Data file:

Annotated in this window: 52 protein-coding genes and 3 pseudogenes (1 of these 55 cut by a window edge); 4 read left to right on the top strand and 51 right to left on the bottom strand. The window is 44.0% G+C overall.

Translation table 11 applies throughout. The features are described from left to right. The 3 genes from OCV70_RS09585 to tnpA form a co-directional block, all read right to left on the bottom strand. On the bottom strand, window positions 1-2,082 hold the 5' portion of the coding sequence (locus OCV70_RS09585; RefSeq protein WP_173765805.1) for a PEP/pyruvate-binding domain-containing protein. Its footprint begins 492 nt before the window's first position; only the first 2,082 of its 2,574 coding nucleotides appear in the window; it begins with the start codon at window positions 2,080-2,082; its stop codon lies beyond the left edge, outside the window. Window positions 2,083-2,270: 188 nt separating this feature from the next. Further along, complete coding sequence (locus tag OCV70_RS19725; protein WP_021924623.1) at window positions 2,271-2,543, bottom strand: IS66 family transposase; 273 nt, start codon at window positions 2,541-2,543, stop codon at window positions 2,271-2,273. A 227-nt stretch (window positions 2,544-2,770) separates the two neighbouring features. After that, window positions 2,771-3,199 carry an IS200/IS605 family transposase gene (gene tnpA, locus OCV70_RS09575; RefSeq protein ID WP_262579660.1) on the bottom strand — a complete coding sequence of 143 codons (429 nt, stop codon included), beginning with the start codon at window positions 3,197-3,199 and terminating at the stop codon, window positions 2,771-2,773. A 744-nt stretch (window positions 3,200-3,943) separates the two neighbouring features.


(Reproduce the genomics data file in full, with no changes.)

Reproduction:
Annotated in this window: 52 protein-coding genes and 3 pseudogenes (1 of these 55 cut by a window edge); 4 read left to right on the top strand and 51 right to left on the bottom strand. The window is 44.0% G+C overall.

Translation table 11 applies throughout. The features are described from left to right. The 3 genes from OCV70_RS09585 to tnpA form a co-directional block, all read right to left on the bottom strand. On the bottom strand, window positions 1-2,082 hold the 5' portion of the coding sequence (locus OCV70_RS09585; RefSeq protein WP_173765805.1) for a PEP/pyruvate-binding domain-containing protein. Its footprint begins 492 nt before the window's first position; only the first 2,082 of its 2,574 coding nucleotides appear in the window; it begins with the start codon at window positions 2,080-2,082; its stop codon lies beyond the left edge, outside the window. Window positions 2,083-2,270: 188 nt separating this feature from the next. Further along, complete coding sequence (locus tag OCV70_RS19725; protein WP_021924623.1) at window positions 2,271-2,543, bottom strand: IS66 family transposase; 273 nt, start codon at window positions 2,541-2,543, stop codon at window positions 2,271-2,273. A 227-nt stretch (window positions 2,544-2,770) separates the two neighbouring features. After that, window positions 2,771-3,199 carry an IS200/IS605 family transposase gene (gene tnpA, locus OCV70_RS09575; RefSeq protein ID WP_262579660.1) on the bottom strand — a complete coding sequence of 143 codons (429 nt, stop codon included), beginning with the start codon at window positions 3,197-3,199 and terminating at the stop codon, window positions 2,771-2,773. A 744-nt stretch (window positions 3,200-3,943) separates the two neighbouring features.